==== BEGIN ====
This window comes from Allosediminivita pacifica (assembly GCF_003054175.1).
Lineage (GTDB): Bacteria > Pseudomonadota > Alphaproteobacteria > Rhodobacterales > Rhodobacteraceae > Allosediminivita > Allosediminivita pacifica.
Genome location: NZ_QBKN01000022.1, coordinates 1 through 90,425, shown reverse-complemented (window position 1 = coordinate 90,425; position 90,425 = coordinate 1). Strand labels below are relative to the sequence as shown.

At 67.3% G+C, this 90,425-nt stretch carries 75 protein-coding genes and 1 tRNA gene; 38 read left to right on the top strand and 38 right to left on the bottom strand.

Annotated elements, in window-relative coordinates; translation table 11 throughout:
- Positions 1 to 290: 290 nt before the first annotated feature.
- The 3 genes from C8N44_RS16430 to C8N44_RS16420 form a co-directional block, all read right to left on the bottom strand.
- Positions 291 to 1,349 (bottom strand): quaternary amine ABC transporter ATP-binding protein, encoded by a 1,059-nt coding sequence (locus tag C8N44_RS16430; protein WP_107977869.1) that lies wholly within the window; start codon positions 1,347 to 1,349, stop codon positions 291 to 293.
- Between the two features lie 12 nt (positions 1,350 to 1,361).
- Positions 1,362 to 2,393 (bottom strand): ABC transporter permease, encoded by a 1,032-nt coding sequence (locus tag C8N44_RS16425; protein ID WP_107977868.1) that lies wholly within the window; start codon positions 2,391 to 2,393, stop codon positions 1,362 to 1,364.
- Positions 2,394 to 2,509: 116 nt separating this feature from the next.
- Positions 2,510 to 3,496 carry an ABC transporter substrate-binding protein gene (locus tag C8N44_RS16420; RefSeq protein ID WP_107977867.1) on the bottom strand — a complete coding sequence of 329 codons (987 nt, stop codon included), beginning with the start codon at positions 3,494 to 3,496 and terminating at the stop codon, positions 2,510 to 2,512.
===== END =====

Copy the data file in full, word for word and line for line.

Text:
This window comes from Allosediminivita pacifica (assembly GCF_003054175.1).
Lineage (GTDB): Bacteria > Pseudomonadota > Alphaproteobacteria > Rhodobacterales > Rhodobacteraceae > Allosediminivita > Allosediminivita pacifica.
Genome location: NZ_QBKN01000022.1, coordinates 1 through 90,425, shown reverse-complemented (window position 1 = coordinate 90,425; position 90,425 = coordinate 1). Strand labels below are relative to the sequence as shown.

At 67.3% G+C, this 90,425-nt stretch carries 75 protein-coding genes and 1 tRNA gene; 38 read left to right on the top strand and 38 right to left on the bottom strand.

Annotated elements, in window-relative coordinates; translation table 11 throughout:
- Positions 1 to 290: 290 nt before the first annotated feature.
- The 3 genes from C8N44_RS16430 to C8N44_RS16420 form a co-directional block, all read right to left on the bottom strand.
- Positions 291 to 1,349 (bottom strand): quaternary amine ABC transporter ATP-binding protein, encoded by a 1,059-nt coding sequence (locus tag C8N44_RS16430; protein WP_107977869.1) that lies wholly within the window; start codon positions 1,347 to 1,349, stop codon positions 291 to 293.
- Between the two features lie 12 nt (positions 1,350 to 1,361).
- Positions 1,362 to 2,393 (bottom strand): ABC transporter permease, encoded by a 1,032-nt coding sequence (locus tag C8N44_RS16425; protein ID WP_107977868.1) that lies wholly within the window; start codon positions 2,391 to 2,393, stop codon positions 1,362 to 1,364.
- Positions 2,394 to 2,509: 116 nt separating this feature from the next.
- Positions 2,510 to 3,496 carry an ABC transporter substrate-binding protein gene (locus tag C8N44_RS16420; RefSeq protein ID WP_107977867.1) on the bottom strand — a complete coding sequence of 329 codons (987 nt, stop codon included), beginning with the start codon at positions 3,494 to 3,496 and terminating at the stop codon, positions 2,510 to 2,512.